24. New Coronavirus Pandemic ― World Bank Report: Implications of COVID-19 for Commodities
In April 2020, the World Bank published a Commodity Markets Outlook Report to analyze the impact of COVID-19 on the commodity market (April 2020 Commodity Markets Outlook-Implications of COVID -19 for Commodities). With the expansion of the COVID-19 pandemic, commodity prices have fallen sharply over the last three months, with the largest impact on the energy sector. Below is a summary of the report and blog (World Bank, April 23, 2020).
While the world is under pressure to respond to COVID-19, the price of crude oil recorded the largest decline in history, reflecting an unprecedented drop in demand due to mitigation measures. In addition, most metal prices have also declined, reflecting a collapse in the global industrial demand due to the pandemic, but so far it is less severe as compared to the global financial crisis.
The prices for agricultural commodities have not yet been as affected as oil and metal prices due to record harvests for some cereals and favorable weather conditions in key producing regions. Rice prices on the other hand, recorded an increase due to announcements of policy restrictions by some East Asian producers and weather-related production shortfalls. Overall, the global food market for major commodities remain amply supplied following the recent bumper harvests of maize and wheat, resulting in very high stock-to-use ratios by historical standards. However, recent announcements on policy regulations by major exporters and “excess” buying by some importers which could result in hording, have raised concerns about food security in the future. There is also concern that low-income countries are particularly vulnerable to disruption of the supply chain because food accounts for large portion of their consumption.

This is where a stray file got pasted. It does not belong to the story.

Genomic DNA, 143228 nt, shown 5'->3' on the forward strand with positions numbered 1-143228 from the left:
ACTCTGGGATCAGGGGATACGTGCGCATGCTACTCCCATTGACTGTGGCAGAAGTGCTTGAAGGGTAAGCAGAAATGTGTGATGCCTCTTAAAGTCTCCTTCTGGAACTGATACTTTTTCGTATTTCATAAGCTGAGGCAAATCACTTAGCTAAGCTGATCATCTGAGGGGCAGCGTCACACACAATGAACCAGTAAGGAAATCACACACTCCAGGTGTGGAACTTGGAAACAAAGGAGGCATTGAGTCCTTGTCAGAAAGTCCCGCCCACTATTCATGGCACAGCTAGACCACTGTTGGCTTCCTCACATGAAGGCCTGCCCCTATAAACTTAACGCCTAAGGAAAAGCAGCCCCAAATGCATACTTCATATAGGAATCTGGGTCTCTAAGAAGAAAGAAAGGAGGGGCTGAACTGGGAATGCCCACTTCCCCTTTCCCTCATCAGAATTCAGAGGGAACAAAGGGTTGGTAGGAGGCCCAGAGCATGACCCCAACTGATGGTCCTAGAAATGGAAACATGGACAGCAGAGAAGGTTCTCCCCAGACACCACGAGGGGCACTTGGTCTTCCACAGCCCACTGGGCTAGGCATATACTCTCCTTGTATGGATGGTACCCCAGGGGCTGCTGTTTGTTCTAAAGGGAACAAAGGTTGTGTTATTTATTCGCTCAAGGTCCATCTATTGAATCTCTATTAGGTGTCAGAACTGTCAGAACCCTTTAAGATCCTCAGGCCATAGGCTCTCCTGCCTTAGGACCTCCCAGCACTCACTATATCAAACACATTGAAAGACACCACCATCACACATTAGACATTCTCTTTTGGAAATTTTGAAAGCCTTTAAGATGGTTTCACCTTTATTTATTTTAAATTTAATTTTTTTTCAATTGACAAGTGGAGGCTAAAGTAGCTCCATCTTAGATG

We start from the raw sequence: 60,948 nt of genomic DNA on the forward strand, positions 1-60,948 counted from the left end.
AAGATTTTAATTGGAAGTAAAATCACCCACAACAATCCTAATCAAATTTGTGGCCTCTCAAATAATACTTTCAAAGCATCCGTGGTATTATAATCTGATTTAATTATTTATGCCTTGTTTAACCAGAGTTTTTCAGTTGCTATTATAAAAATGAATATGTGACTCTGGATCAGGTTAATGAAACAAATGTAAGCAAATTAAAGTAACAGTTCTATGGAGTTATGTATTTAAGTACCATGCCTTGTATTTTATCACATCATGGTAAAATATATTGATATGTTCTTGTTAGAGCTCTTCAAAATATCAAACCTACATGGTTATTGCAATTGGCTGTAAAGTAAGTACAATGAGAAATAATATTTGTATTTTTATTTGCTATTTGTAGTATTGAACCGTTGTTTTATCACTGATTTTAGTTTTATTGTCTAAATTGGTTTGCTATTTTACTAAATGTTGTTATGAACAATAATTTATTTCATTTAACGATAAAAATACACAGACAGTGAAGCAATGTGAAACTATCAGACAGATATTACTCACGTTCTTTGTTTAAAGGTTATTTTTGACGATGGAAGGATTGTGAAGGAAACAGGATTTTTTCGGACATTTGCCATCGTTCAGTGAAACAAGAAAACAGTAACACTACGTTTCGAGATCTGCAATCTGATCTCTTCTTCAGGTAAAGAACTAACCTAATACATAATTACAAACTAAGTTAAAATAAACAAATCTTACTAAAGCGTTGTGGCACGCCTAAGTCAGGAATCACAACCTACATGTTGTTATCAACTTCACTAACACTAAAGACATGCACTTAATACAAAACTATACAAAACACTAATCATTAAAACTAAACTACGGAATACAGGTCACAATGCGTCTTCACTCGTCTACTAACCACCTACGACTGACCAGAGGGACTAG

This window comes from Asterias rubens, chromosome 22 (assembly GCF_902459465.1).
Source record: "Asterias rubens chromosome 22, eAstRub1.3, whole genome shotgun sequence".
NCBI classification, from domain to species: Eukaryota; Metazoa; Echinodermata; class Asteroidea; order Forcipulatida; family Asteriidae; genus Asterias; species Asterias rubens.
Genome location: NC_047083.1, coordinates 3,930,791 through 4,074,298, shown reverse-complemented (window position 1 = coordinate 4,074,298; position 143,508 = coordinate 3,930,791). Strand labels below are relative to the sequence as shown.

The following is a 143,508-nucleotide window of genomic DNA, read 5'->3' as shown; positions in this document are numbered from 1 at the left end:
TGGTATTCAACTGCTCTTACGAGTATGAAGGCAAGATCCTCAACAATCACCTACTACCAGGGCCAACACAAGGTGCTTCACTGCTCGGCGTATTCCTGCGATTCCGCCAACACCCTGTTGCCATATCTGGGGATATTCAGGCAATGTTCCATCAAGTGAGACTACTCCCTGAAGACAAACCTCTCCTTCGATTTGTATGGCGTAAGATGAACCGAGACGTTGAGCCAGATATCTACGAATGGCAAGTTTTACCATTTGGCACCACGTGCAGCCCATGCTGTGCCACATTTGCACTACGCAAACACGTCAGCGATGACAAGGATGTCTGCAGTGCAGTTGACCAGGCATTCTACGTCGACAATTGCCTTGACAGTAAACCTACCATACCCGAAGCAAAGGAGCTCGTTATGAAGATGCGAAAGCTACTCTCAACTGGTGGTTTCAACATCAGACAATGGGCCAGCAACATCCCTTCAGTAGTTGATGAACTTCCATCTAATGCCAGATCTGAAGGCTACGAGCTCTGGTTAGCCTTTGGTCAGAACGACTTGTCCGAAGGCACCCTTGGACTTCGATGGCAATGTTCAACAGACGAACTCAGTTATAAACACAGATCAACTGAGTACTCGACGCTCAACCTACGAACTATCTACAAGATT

Due to the prospect of slowing economic growth, it is expected that product demand will decline for some time to come. The World Bank described the impact of COVID-19 on the commodity market as a “shock like no other” and the ultimate impact of the pandemic will depend on its severity and duration, and will have lasting implications. Changing consumer behavior could cause a structural shift in work patterns, reducing travel and demand for fuel, and the probable occurrence of an unwinding of complex global value chains, which could reduce commodity demand.
World Bank. The outlook for commodity markets, and the effects of coronavirus, in six charts. April 23, 2020.
World Bank Group. 2020. Commodity Markets Outlook, April 2020. World Bank, Washington, DC. © World Bank. https://openknowledge.worldbank.org/handle/10986/33624 License: CC BY 3.0 IGO.
Contributor: IIYAMA Miyuki (Research Strategy Office)